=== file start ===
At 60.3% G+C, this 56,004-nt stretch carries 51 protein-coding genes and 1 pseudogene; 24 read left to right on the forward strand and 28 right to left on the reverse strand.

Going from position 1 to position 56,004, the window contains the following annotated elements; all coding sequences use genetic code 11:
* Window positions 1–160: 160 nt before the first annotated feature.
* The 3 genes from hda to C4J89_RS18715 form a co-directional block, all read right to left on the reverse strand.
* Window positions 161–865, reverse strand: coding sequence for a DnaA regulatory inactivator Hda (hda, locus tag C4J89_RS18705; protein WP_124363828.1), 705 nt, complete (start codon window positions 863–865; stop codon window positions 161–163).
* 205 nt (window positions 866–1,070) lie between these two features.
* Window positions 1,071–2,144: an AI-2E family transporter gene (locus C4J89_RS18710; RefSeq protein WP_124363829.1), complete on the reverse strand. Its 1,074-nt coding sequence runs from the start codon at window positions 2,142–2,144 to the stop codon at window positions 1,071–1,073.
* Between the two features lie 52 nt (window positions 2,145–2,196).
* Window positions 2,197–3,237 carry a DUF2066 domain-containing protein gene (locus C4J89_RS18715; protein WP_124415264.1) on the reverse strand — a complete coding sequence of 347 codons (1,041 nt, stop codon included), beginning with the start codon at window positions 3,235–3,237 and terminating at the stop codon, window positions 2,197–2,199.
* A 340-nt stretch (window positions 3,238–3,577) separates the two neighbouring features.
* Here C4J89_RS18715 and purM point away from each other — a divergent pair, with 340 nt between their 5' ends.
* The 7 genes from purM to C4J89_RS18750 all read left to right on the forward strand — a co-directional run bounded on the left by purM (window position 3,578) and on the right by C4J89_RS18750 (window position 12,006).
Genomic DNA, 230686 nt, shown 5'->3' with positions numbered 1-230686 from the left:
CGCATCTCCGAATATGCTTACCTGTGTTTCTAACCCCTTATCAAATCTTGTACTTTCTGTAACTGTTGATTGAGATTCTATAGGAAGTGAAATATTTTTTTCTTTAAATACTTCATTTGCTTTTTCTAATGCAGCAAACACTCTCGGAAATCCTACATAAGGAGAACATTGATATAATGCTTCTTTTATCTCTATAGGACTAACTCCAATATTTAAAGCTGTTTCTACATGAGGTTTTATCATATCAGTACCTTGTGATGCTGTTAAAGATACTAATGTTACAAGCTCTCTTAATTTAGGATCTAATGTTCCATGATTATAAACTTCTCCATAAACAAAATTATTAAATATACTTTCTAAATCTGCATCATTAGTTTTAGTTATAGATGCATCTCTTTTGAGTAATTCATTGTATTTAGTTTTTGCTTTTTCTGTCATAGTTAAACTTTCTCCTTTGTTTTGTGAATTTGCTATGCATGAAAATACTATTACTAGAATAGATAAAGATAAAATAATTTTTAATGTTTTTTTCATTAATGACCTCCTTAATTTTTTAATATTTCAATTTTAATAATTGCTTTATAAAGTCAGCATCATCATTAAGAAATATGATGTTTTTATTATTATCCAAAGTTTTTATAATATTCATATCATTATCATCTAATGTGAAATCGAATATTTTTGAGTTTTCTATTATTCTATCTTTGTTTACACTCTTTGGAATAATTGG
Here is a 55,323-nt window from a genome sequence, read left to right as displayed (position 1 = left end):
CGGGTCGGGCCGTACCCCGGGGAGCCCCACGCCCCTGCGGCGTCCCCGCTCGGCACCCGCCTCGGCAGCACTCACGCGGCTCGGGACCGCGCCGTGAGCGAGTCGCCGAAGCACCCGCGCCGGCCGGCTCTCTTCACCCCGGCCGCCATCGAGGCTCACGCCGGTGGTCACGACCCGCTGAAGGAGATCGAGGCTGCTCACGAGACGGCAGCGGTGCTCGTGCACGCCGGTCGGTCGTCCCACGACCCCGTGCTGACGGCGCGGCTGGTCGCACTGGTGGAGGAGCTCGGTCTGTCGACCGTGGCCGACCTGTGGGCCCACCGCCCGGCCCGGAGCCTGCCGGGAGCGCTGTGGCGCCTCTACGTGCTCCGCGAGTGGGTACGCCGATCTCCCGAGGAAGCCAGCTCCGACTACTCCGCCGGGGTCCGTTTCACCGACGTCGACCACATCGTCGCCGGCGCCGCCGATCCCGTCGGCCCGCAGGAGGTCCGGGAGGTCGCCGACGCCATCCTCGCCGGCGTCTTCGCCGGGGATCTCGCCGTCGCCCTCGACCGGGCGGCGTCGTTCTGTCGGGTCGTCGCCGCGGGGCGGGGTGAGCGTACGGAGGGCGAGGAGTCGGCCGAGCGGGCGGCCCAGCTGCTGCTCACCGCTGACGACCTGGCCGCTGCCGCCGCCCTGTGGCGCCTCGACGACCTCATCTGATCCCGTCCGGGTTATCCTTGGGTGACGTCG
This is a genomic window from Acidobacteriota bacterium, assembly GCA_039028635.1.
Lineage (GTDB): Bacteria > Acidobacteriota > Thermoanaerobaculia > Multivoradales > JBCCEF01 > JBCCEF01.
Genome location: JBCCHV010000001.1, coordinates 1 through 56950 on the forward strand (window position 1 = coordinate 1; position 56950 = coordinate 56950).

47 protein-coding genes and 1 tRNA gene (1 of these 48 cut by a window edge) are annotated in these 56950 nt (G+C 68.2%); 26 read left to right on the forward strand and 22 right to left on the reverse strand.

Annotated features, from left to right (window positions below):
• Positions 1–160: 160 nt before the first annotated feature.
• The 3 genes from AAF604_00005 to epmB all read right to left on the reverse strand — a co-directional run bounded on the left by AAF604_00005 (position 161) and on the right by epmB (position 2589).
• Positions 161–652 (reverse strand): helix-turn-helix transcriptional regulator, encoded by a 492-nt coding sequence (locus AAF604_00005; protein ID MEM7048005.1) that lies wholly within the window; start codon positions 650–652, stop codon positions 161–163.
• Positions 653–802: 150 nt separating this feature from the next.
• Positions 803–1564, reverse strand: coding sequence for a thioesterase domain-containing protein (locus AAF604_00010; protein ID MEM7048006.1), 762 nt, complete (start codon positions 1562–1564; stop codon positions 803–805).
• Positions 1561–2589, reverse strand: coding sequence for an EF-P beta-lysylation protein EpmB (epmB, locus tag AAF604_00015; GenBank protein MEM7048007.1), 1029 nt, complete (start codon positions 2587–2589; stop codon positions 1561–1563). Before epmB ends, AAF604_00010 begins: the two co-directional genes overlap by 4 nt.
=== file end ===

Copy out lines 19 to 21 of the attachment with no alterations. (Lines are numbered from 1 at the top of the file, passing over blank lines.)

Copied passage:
Genome location: JBCCHV010000001.1, coordinates 1 through 56950 on the forward strand (window position 1 = coordinate 1; position 56950 = coordinate 56950).

47 protein-coding genes and 1 tRNA gene (1 of these 48 cut by a window edge) are annotated in these 56950 nt (G+C 68.2%); 26 read left to right on the forward strand and 22 right to left on the reverse strand.

Annotated features, from left to right (window positions below):